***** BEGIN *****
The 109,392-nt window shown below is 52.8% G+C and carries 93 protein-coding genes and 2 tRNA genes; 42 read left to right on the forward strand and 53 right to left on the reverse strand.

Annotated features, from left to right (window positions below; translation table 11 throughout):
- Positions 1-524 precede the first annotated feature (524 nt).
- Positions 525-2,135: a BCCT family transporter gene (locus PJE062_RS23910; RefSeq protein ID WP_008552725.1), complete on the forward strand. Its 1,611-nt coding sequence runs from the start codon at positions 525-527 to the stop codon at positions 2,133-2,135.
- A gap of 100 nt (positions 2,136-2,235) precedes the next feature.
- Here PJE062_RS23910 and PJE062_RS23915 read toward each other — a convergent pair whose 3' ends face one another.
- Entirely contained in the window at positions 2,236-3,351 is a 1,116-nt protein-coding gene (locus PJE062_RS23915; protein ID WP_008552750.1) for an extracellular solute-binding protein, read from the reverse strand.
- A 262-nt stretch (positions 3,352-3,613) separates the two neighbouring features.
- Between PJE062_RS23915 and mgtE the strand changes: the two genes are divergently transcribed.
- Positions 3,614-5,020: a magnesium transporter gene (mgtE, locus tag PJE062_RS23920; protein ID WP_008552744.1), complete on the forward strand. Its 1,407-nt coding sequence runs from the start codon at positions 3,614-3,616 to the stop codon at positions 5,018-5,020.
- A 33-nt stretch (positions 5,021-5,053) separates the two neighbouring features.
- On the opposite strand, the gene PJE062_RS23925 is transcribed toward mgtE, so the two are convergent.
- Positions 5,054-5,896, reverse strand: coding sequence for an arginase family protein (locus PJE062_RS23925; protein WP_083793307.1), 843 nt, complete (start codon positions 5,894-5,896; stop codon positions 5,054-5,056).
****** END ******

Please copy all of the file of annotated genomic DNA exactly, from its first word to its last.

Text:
The 109,392-nt window shown below is 52.8% G+C and carries 93 protein-coding genes and 2 tRNA genes; 42 read left to right on the forward strand and 53 right to left on the reverse strand.

Annotated features, from left to right (window positions below; translation table 11 throughout):
- Positions 1-524 precede the first annotated feature (524 nt).
- Positions 525-2,135: a BCCT family transporter gene (locus PJE062_RS23910; RefSeq protein ID WP_008552725.1), complete on the forward strand. Its 1,611-nt coding sequence runs from the start codon at positions 525-527 to the stop codon at positions 2,133-2,135.
- A gap of 100 nt (positions 2,136-2,235) precedes the next feature.
- Here PJE062_RS23910 and PJE062_RS23915 read toward each other — a convergent pair whose 3' ends face one another.
- Entirely contained in the window at positions 2,236-3,351 is a 1,116-nt protein-coding gene (locus PJE062_RS23915; protein ID WP_008552750.1) for an extracellular solute-binding protein, read from the reverse strand.
- A 262-nt stretch (positions 3,352-3,613) separates the two neighbouring features.
- Between PJE062_RS23915 and mgtE the strand changes: the two genes are divergently transcribed.
- Positions 3,614-5,020: a magnesium transporter gene (mgtE, locus tag PJE062_RS23920; protein ID WP_008552744.1), complete on the forward strand. Its 1,407-nt coding sequence runs from the start codon at positions 3,614-3,616 to the stop codon at positions 5,018-5,020.
- A 33-nt stretch (positions 5,021-5,053) separates the two neighbouring features.
- On the opposite strand, the gene PJE062_RS23925 is transcribed toward mgtE, so the two are convergent.
- Positions 5,054-5,896, reverse strand: coding sequence for an arginase family protein (locus PJE062_RS23925; protein WP_083793307.1), 843 nt, complete (start codon positions 5,894-5,896; stop codon positions 5,054-5,056).